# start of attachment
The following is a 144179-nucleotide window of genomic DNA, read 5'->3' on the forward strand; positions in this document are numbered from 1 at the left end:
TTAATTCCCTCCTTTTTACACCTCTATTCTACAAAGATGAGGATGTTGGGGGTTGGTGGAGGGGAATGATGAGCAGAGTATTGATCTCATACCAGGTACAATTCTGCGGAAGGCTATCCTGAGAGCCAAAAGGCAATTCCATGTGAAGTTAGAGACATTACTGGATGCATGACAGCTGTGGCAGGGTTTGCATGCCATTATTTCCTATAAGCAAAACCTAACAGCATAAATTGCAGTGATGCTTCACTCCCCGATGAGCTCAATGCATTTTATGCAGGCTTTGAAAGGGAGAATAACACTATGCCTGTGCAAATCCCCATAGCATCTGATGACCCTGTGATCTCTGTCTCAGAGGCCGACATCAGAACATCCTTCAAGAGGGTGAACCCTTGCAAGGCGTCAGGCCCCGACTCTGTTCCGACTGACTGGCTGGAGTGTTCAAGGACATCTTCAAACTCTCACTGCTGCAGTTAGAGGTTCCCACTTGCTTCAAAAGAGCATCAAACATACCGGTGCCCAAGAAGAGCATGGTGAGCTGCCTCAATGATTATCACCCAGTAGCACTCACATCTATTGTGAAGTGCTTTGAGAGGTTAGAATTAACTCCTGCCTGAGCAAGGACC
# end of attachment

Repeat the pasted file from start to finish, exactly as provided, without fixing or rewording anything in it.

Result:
The following is a 144179-nucleotide window of genomic DNA, read 5'->3' on the forward strand; positions in this document are numbered from 1 at the left end:
TTAATTCCCTCCTTTTTACACCTCTATTCTACAAAGATGAGGATGTTGGGGGTTGGTGGAGGGGAATGATGAGCAGAGTATTGATCTCATACCAGGTACAATTCTGCGGAAGGCTATCCTGAGAGCCAAAAGGCAATTCCATGTGAAGTTAGAGACATTACTGGATGCATGACAGCTGTGGCAGGGTTTGCATGCCATTATTTCCTATAAGCAAAACCTAACAGCATAAATTGCAGTGATGCTTCACTCCCCGATGAGCTCAATGCATTTTATGCAGGCTTTGAAAGGGAGAATAACACTATGCCTGTGCAAATCCCCATAGCATCTGATGACCCTGTGATCTCTGTCTCAGAGGCCGACATCAGAACATCCTTCAAGAGGGTGAACCCTTGCAAGGCGTCAGGCCCCGACTCTGTTCCGACTGACTGGCTGGAGTGTTCAAGGACATCTTCAAACTCTCACTGCTGCAGTTAGAGGTTCCCACTTGCTTCAAAAGAGCATCAAACATACCGGTGCCCAAGAAGAGCATGGTGAGCTGCCTCAATGATTATCACCCAGTAGCACTCACATCTATTGTGAAGTGCTTTGAGAGGTTAGAATTAACTCCTGCCTGAGCAAGGACC